The strange thing was that I could not get him to smile, and that was very unusual.  I tried playing with him, as you can see in the photos, but no smile.  It was as if he knew a traumatic change was coming and he just wasn’t his normal self.  But, I’m happy with the way they turned out, and glad we were able to capture a sweet moment with him before he went away.I still consider him my first son, even though when people ask, I say that D is the first.  In my mind, D is our second, but I keep Isaac tucked in a special spot deep in my heart that I can only pull out in private.  D will never take his place, although he did fill a deep void when he came to us a year and a half later.  If you know someone who had a failed adoption, I hope you never say "well at least he was only ____ months old", and I hope you never assume the next child will ever take his place.  You would never think that if you lost a biological child.  It is such a painful experience, and it doesn't ever go away.  I know he is with his father who wanted him so deeply, and I know that’s where he needs to be, but my sweet little Isaac will always be the one that got away. 

11 comments:

  1. Made me cry. 5 minutes, 5 weeks, 5 months, 5 years. Doesn't matter. Thanks for sharing.

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    1. Thanks, Tiffeny. No, it doesn't matter. Even miscarriages are heartbreaking, and you never even get to hold that child normally. Loss is loss.

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  2. Susan, Thank you for sharing. Even though he was so young, you taught him what love is and that is something that will stay with him. I can't imagine how difficult this would be.

    Laura

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    1. It was rough, I ain't gonna lie! I do feel like we gave him a better start than if he'd stayed in foster care, though, and ultimately, that was better for him. And I know we learned some lessons, too, however difficult it was.

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  3. You and John are some of the bravest people I know--getting to watch Dylan's journey into Scharft-dom with you both has been beyond inspiring, and I feel I learn about what it takes to be a really great parent from seeing your guys raise him. Thanks for sharing your journey with Issac--he was extraordinarily lucky to have been in your care, regardless for how long.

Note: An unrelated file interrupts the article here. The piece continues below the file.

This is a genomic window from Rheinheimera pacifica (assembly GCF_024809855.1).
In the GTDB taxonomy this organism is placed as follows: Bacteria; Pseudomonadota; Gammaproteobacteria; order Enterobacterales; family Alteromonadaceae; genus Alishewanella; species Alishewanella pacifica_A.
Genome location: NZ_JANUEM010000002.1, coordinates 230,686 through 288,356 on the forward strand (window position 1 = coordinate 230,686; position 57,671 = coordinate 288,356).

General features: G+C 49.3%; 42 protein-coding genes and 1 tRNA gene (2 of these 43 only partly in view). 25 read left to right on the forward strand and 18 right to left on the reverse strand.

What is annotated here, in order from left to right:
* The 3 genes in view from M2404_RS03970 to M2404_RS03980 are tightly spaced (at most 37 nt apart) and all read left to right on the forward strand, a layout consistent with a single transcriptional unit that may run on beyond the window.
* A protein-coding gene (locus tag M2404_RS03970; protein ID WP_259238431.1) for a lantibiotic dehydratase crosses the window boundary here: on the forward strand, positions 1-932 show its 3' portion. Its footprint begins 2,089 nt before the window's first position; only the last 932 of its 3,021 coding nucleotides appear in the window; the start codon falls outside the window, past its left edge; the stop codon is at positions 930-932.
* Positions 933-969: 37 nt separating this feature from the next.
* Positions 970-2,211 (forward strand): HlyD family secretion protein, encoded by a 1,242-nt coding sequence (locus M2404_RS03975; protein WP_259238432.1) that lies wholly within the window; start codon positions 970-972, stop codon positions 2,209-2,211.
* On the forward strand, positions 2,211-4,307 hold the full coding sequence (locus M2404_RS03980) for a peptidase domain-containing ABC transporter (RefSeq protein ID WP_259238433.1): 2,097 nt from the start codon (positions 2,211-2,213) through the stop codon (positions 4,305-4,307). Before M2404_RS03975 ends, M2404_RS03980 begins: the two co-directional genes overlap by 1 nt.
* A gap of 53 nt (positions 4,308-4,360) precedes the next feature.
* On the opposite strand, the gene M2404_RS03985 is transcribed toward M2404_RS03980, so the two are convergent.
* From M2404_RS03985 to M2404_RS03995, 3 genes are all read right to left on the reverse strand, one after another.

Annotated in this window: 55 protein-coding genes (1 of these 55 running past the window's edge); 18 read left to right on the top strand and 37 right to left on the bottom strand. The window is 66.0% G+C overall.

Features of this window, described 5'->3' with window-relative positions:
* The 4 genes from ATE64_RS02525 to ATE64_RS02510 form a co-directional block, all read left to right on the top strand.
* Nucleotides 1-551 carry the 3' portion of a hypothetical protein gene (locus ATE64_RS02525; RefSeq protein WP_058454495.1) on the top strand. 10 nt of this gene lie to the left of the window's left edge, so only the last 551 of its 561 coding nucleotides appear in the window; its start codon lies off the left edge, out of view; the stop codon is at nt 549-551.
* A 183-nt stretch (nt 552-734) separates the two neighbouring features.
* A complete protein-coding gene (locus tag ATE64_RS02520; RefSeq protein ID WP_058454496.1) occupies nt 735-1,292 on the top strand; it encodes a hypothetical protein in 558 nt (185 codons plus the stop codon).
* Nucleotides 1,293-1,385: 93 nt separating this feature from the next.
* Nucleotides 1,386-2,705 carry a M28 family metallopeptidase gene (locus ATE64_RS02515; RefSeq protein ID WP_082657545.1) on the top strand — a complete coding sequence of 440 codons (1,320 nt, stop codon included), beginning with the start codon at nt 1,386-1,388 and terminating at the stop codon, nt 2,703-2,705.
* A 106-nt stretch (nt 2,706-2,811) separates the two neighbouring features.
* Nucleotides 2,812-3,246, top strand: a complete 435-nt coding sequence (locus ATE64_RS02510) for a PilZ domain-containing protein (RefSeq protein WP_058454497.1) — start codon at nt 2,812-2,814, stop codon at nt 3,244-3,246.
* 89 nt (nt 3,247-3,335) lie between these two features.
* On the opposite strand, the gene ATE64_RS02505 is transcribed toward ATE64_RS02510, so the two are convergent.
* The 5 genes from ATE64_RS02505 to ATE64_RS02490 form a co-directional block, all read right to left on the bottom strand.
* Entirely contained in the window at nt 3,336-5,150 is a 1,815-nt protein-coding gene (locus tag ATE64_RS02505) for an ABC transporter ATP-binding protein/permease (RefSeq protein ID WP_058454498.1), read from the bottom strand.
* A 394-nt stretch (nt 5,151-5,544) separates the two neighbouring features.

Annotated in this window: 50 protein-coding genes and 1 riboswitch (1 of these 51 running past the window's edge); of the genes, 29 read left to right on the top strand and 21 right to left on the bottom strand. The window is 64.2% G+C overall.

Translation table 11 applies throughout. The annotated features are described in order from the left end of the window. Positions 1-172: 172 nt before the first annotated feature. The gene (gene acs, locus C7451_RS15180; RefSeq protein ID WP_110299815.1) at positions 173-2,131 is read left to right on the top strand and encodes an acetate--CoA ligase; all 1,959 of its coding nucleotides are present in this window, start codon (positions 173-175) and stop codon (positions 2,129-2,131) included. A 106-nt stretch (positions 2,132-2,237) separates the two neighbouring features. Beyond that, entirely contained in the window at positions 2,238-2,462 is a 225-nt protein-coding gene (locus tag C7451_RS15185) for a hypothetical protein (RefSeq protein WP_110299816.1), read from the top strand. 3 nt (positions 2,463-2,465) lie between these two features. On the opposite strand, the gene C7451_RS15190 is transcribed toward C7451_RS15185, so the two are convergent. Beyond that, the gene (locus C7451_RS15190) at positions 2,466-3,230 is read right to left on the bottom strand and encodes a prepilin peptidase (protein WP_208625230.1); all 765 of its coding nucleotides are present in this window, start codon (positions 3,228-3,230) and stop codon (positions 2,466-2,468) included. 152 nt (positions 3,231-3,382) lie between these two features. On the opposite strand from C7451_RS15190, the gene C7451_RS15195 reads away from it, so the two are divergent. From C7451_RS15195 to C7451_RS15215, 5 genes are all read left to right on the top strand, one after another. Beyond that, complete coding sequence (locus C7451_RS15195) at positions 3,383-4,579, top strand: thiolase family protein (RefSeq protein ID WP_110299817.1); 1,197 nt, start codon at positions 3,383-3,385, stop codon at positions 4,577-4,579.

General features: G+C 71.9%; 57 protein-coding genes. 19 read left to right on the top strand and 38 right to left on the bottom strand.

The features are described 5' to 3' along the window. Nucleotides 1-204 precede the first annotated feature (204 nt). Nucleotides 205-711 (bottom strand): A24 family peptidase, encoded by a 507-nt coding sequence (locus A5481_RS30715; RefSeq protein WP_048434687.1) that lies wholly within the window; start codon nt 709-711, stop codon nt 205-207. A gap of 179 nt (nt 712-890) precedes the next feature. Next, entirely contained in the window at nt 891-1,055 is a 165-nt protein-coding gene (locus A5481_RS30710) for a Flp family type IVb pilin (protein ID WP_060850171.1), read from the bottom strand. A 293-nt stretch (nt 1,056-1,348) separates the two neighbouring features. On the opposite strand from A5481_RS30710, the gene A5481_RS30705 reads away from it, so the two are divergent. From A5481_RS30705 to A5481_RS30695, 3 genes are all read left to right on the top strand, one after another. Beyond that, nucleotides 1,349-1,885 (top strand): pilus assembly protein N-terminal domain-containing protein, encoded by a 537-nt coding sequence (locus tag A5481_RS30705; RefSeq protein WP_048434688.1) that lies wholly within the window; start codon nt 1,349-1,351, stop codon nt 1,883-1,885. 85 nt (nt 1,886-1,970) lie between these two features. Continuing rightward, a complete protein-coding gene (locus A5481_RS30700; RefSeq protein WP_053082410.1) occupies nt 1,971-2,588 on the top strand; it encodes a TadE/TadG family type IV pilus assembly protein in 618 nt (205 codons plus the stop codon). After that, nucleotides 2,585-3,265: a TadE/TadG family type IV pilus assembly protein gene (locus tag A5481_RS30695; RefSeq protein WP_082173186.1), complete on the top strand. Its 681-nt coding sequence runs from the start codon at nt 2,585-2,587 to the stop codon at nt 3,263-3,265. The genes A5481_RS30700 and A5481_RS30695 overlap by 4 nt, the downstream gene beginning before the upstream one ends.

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    1. Thanks Marnee! I know he would have been good with other parents, too, but I'm glad we were able to have him for those few months, and to get that taste of motherhood, even if it was heartbreaking to lose him. Thanks for your kind words. I don't mean it to sound like we're just the greatest people ever, but I did want to share at least a small part of the story.

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  4. Oh my gosh Susan my heart goes out to you! We had our daughter (now adopted and almost 6) for 6 months. We were fostering her and there was no contact with the b-family at all. Then at 6 mo the county called and said she had an older sister who was stepping forward to take custody. I felt like I wanted to run away with this baby, like she was absolutely mine and I felt like I wanted to die! Well things did turn out in our favor and the adoption was finalized at 21 months. I cannot say I know what you went/are going through but my heart absolutely aches for you. The 2 babies we have now, we are fostering. We've had them 5 months and b-dad just got increased visits while bmom is out of picture. Trying Hoping Praying to adopt them. Who knows what will happen. Adoption is a hard road, we've been fortunate enough to adopt 2 beautiful children. Thanks for sharing your thoughts. Isaac is a beautiful boy.